Parr was officially selected in December for the inaugural figure skating team event, earning an unexpected berth as a result of Great Britain's qualification as a nation ranked in the world's top 10.
Of the six figure skaters selected, he will be the only one making an Olympic debut and he is the first to compete as the men's element of the team event is first up.
Parr does not see himself following in the footsteps of ice dancers Penny Coomes and Nicholas Buckland, pairs couple Stacey Kemp and David King and ladies' entrant Jenna McCorkell, who also studies and trains out of Dundee. All five are making a second Olympic Games appearance in Sochi, having competed at Vancouver 2010, and so Parr isn't going to let any opportunity go to waste in Russia.
"We were a few places out [from qualifying for a men's spot] for Sochi; the same thing happened for Vancouver where we missed out by one place," he said. "I am fortunate that we have the team event. It is a new competition and it's a really interesting experiment for figure skating; I'm a big supporter of it. We usually skate for ourselves but it's great to do it as part of a team, that's going to make it extra special.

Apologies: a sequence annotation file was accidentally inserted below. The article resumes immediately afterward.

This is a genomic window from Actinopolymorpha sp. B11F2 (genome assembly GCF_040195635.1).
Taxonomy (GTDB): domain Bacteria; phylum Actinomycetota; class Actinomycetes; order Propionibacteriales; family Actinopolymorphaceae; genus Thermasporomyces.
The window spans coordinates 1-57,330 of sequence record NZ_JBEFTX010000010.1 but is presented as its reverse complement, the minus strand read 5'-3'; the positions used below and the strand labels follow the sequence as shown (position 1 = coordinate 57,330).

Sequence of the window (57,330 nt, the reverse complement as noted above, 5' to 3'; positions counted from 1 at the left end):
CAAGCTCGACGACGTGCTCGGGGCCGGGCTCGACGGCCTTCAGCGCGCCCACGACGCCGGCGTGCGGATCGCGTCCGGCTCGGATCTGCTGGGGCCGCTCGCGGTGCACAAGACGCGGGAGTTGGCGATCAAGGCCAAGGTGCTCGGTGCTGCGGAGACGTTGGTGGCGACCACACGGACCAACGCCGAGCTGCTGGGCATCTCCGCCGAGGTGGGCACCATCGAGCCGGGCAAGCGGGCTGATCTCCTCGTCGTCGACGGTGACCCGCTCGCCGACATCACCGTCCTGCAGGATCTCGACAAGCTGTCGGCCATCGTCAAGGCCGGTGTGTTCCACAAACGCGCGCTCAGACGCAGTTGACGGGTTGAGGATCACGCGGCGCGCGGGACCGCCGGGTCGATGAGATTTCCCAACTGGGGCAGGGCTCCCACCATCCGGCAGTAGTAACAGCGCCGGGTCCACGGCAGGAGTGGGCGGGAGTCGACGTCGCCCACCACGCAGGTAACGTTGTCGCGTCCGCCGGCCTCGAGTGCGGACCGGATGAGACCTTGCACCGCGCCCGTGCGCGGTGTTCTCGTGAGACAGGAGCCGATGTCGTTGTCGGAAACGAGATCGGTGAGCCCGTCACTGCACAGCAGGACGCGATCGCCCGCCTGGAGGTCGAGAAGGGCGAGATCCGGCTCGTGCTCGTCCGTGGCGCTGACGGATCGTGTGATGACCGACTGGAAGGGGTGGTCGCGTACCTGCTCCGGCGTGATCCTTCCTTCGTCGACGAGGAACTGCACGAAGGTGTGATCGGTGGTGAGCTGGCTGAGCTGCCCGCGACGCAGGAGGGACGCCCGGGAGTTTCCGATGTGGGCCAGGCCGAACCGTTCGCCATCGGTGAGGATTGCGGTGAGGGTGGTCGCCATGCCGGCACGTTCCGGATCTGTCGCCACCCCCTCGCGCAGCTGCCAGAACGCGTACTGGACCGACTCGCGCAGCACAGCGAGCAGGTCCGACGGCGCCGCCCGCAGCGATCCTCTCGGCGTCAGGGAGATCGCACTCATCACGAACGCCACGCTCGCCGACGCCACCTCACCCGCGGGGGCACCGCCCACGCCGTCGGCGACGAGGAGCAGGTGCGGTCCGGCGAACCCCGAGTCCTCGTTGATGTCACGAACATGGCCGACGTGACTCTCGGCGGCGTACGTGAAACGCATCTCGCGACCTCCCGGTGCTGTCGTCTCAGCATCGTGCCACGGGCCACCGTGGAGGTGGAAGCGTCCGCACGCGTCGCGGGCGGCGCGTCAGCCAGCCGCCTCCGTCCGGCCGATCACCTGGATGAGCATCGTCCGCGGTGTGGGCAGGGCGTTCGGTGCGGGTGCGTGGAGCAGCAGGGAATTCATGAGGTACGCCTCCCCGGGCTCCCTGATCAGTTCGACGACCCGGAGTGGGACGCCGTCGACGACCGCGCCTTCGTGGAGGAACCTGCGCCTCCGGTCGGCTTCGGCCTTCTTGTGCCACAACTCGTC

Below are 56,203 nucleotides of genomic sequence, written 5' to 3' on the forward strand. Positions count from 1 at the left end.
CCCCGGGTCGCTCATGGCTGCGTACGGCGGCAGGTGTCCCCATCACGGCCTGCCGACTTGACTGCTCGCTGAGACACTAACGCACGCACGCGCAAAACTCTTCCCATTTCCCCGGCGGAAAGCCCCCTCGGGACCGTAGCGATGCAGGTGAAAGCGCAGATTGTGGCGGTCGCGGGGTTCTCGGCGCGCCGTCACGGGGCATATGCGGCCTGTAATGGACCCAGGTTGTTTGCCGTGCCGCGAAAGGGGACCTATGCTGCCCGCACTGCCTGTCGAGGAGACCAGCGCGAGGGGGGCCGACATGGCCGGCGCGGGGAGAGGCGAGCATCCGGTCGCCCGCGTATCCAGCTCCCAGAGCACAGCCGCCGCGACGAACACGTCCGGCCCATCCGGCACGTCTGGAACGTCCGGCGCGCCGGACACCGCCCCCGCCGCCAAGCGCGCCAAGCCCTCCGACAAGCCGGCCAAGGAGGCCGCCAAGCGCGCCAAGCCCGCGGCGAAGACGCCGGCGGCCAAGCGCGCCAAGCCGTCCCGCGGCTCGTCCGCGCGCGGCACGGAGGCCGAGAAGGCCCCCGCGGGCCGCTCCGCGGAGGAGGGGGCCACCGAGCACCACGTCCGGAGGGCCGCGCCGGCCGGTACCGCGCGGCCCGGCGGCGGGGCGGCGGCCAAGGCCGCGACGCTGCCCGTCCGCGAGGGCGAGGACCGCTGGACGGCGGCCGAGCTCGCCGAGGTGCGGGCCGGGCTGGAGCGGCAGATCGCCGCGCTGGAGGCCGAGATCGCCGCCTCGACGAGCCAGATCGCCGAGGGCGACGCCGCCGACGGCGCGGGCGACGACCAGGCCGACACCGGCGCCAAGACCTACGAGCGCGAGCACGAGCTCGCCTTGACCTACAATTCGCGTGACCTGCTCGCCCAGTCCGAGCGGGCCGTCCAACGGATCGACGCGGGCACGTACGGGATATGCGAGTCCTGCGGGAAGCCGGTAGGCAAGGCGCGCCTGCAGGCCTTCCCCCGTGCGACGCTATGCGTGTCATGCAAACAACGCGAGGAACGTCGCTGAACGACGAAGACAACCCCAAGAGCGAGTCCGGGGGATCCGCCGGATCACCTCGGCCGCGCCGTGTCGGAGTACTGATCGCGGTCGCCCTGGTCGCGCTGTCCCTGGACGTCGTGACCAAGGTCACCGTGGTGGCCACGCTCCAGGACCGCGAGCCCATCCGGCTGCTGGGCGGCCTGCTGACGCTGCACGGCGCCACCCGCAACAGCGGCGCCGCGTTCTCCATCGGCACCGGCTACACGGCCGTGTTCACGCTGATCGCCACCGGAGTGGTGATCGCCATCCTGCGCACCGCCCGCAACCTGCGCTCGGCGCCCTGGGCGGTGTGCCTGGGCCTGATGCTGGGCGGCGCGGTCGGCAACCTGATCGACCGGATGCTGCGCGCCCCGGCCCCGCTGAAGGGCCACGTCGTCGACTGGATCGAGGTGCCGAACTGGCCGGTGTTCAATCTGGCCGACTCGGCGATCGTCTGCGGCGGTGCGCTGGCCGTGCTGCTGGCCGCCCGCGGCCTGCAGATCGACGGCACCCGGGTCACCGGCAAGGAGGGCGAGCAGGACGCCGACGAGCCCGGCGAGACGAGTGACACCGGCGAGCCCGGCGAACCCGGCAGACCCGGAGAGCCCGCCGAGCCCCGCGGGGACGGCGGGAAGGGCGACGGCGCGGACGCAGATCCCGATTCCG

"Realistically it could be the only time I get to go to an Olympic Games and the only time I will go to Russia. I am going out to represent Team GB and represent Britain and that's the really exciting thing for me."
Even if Parr does not go on to qualify for future Games, he will always be a history-maker: the first British skater on the ice in the first team event. He is also Britain's first men's contestant since Steven Cousins' appearance at Nagano 1998, although it could be a brief outing if the competition goes as expected and he is not competing individually. But he is not concerning himself with that
"I will be there to support the team in any way possible and just take in as much as I can because it could be a once in a lifetime experience," he said.